They were playing the game of Truth or Dare, where you take turns answering a question truthfully, or fulfilling a dare.
She was the unrequited love of his young life. Unconventional, curious, passionate, not like the girls he met at school or dance class. He couldn’t understand why she found him interesting— it would remain a mystery until he died, thirty years later. He felt like he was walking a tightrope with her, that at any moment she would discover he was a fraud, a bore, an imposter.
“Truth,” she said when it was her turn. “Go ahead, ask me anything.”
“Truth. Why do you like me?” he asked.
She had the grace to laugh, and then to think about it. “You are not very nice,” she said. “But I think you have such a great heart that you could do anything. Don’t ask me how I know, I am very intuitive.”
He had the grace to blush. He had no idea what she meant. Then, in a moment of reckless courage, or reckless cowardice, he said, “For my turn, I pick dare.”
“Wow, you are brave,” she said. “But I want to know something, so I dare you to tell me the truth.”
She took a sip of her lemonade, and he found himself staring at her. Her thin blonde hair, long to her shoulder blades, and her dark eyelashes surrounding pale grey eyes.
“Tell me,” she said. “Why did your mother leave your father?”
“What? That is your question?”
“It is. Tell me the truth, double truth, since this is actually a dare.”
“Nothing to tell,” he said. “They lost interest, got divorced.”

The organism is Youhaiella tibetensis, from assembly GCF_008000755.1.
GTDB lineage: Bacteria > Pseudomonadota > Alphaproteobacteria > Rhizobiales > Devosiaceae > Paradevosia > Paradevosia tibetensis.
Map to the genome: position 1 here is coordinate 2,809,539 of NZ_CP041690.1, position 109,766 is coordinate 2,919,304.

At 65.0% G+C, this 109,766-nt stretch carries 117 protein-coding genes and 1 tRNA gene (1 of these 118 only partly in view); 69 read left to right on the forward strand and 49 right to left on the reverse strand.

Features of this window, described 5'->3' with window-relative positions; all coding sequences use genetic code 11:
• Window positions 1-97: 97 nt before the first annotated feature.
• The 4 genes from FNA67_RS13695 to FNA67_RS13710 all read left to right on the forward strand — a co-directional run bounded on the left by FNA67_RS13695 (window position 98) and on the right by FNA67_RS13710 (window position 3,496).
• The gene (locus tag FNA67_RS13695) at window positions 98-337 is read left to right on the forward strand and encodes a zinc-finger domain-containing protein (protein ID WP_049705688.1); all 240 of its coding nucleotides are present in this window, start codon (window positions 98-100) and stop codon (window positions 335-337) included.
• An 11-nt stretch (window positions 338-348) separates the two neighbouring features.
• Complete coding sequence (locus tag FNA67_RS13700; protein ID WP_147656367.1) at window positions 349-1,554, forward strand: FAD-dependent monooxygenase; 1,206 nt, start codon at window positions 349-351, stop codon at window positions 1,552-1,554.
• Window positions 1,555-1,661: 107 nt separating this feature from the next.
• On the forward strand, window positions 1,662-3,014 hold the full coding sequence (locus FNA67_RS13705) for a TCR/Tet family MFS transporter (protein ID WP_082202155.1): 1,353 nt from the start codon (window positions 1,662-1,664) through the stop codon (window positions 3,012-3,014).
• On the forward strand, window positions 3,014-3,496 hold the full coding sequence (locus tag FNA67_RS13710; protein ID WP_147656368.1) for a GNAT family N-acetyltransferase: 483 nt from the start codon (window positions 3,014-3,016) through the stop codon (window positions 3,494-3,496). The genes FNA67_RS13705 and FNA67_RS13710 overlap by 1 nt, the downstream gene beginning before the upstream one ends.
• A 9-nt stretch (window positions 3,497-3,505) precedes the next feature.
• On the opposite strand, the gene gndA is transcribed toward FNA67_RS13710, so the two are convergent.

“Liar,” she said. She held his gaze. “I need to talk to someone. Tell me why she left.”
He stood and fetched his jacket, and put it on as if to leave, but then sat down beside her on the couch. “He was an asshole,” he said. “He belittled and humiliated my mother, and hit her sometimes.” He looked at his hands in shame. “She tried to protect me, and I did nothing. I didn’t help her at all.”
“You were a child,” she said. “And chances are, she left because of you. Which is good, right?”
“I don’t know. My stepfather is ok,” he said. He felt he didn’t deserve this almost peaceful life with this new family. He was the one who had provoked his father, made him angry, made him lash out. So how was it a good thing, really, that his mother was forced to escape because of him?
She said, “My father hit my mom. He assaulted me. I have never told anyone.”
“Me either,” he said.
“That’s why I asked,” she said. “It’s time I said it out loud. You too.”
“It will be hard,” said Harrison.
“Dares are the hardest,” she said.